Factor investing can be a great way to get exposure to particular characteristics of the market. Going a step further, factors can be used to build outcome-oriented strategies to help investors customize their portfolios. Whether you're looking for income, fighting inflation, worried about rising rates, or want to maintain exposure to the stock market, but with reduced volatility, there is likely an ETF that can offer choices to many of the needs facing investors today.
ETFs are subject to management fees and other expenses.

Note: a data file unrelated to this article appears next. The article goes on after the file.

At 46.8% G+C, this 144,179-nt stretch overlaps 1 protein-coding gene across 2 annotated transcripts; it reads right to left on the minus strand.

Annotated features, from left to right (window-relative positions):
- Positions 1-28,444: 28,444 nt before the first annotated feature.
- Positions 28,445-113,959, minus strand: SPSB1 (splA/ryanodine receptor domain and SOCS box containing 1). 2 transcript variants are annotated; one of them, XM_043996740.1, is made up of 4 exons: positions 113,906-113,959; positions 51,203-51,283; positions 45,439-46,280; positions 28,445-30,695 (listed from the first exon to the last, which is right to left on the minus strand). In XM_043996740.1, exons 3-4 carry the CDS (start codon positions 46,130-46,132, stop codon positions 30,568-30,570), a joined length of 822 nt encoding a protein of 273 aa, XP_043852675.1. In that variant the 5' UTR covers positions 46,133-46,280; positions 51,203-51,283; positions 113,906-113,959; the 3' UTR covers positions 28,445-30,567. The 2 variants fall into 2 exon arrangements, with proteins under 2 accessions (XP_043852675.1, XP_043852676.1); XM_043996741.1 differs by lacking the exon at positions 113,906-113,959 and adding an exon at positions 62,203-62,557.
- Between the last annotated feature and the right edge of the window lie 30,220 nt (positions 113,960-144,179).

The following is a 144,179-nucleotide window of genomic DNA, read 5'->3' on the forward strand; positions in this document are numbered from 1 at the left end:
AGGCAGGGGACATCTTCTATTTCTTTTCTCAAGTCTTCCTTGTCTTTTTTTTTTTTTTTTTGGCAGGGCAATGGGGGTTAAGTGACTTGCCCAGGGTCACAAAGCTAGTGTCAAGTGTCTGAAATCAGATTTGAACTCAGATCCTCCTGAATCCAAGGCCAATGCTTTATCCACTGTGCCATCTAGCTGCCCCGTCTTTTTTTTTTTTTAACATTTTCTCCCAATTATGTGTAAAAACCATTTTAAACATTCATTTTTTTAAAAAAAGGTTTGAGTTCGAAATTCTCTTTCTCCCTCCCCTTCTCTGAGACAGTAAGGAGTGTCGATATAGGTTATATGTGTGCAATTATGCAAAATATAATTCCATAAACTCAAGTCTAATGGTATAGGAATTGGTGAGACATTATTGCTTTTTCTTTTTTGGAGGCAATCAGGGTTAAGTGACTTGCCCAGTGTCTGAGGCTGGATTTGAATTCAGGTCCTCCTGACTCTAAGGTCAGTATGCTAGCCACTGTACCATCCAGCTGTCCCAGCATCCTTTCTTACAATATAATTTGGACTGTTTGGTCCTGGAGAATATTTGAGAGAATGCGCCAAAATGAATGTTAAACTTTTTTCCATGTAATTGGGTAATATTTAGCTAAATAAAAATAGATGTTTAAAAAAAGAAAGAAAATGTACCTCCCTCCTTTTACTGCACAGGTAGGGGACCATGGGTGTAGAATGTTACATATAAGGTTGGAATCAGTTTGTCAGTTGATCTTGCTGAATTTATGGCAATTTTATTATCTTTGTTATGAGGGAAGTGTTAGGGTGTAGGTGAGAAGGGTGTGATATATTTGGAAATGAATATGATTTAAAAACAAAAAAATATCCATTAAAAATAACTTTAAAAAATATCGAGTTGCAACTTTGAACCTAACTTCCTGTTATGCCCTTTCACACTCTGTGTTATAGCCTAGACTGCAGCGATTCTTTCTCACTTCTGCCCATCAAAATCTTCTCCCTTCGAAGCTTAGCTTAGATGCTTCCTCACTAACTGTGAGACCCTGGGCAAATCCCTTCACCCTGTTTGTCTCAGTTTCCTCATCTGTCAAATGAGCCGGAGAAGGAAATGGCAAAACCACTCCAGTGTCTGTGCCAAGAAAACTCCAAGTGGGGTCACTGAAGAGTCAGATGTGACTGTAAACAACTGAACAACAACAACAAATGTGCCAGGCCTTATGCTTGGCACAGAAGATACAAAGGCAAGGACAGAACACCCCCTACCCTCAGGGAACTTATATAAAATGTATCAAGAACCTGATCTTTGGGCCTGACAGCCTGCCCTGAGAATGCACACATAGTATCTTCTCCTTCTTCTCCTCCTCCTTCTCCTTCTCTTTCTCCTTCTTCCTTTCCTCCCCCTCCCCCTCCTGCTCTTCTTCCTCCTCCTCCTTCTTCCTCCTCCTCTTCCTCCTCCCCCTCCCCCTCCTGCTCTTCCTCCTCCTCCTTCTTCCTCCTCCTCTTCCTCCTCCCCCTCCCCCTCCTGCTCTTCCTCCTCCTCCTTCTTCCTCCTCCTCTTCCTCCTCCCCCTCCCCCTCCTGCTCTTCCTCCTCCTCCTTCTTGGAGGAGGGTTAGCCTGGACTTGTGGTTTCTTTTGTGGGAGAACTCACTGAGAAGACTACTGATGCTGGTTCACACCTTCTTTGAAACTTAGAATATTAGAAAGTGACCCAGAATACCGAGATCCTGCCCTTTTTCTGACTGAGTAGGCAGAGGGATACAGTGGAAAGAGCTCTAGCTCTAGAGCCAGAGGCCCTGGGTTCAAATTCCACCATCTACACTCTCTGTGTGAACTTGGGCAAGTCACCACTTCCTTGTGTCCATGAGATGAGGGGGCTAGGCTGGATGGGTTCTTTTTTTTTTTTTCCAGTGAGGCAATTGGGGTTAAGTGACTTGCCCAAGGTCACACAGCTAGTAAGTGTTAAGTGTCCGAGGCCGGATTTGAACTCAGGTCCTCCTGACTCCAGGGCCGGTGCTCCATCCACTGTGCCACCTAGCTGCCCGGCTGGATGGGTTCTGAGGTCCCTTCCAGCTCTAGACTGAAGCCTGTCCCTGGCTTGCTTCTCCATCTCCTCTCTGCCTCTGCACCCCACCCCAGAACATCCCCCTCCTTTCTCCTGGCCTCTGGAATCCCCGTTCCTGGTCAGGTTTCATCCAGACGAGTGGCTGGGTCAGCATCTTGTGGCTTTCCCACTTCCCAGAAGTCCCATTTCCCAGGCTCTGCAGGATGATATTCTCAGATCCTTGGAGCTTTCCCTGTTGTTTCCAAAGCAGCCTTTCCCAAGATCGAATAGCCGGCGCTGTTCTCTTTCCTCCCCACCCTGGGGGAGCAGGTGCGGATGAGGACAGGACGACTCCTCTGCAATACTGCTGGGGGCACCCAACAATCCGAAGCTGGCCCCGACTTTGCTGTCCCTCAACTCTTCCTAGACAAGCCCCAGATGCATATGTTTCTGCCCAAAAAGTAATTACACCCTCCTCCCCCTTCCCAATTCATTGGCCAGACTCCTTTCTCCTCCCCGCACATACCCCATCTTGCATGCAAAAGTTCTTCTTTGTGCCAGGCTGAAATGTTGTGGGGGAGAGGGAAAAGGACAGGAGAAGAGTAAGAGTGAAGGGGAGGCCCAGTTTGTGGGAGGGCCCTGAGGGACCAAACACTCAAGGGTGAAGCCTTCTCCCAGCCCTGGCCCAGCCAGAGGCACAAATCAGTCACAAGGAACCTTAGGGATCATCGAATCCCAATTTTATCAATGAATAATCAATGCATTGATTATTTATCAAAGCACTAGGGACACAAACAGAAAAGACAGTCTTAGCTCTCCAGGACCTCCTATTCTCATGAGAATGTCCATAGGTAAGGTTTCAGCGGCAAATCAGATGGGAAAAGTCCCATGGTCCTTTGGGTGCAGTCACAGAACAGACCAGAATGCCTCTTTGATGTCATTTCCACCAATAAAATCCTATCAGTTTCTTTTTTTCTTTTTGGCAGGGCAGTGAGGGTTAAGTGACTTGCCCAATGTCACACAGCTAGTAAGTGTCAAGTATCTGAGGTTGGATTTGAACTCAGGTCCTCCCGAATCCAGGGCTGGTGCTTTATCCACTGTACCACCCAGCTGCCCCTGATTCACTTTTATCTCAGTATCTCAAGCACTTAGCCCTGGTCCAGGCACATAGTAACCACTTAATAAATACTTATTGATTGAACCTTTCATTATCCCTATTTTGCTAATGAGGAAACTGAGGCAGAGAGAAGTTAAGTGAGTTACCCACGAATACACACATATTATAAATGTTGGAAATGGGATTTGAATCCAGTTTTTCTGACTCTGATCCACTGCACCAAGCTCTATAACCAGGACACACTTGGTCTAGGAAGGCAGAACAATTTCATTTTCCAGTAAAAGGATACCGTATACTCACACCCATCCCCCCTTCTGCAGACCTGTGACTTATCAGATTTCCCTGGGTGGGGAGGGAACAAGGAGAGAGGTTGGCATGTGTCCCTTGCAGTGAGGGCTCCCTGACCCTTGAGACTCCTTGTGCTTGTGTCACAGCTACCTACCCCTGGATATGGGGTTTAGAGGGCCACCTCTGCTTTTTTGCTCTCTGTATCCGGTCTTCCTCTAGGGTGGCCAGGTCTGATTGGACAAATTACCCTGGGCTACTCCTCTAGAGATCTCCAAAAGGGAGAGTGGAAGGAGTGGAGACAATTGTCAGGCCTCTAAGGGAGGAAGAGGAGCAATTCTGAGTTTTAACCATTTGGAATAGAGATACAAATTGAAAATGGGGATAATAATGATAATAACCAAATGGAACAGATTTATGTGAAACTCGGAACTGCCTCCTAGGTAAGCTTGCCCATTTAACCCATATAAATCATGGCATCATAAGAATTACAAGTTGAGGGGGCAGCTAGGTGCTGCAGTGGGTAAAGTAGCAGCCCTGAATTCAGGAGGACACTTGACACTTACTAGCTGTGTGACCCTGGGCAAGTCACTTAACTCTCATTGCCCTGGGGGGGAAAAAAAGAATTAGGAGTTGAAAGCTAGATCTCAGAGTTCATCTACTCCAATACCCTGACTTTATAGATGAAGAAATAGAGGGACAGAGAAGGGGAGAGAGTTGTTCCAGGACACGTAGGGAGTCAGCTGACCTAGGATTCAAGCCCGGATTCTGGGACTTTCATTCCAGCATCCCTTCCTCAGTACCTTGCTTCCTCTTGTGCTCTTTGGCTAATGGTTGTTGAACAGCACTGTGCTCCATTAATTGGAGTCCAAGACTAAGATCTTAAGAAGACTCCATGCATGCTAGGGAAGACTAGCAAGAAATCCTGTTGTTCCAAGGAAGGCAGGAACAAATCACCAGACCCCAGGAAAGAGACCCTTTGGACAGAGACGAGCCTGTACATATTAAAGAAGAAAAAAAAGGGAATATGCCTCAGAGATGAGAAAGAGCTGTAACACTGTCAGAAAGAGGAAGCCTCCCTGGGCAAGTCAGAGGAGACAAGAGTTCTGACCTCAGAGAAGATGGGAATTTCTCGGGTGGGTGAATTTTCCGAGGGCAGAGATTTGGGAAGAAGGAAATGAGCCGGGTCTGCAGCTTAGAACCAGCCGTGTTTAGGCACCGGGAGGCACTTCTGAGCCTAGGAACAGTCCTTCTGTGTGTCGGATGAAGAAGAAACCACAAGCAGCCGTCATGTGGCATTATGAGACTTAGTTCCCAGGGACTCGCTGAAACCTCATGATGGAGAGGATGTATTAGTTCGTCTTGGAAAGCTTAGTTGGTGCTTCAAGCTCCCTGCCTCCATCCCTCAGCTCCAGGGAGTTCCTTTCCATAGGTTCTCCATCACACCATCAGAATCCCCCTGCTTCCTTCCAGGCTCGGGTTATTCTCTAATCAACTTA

Stock markets, especially foreign markets, are volatile and can decline significantly in response to adverse issuer, political, regulatory, market, or economic developments. Foreign securities are subject to interest rate, currency exchange rate, economic, and political risks. The securities of smaller, less well known companies can be more volatile than those of larger companies. There is no guarantee that a factor-based investing strategy will enhance performance or reduce risk. Before investing, make sure you understand how the fund’s factor investing strategy may differ from that of a more traditional index product. Depending on market conditions, funds may underperform compared with products that seek to track a more traditional index. The return of an index exchange-traded fund (ETF) is usually different from that of the index it tracks, because of fees, expenses, and tracking error. An ETF may trade at a premium or discount to its net asset value (NAV).
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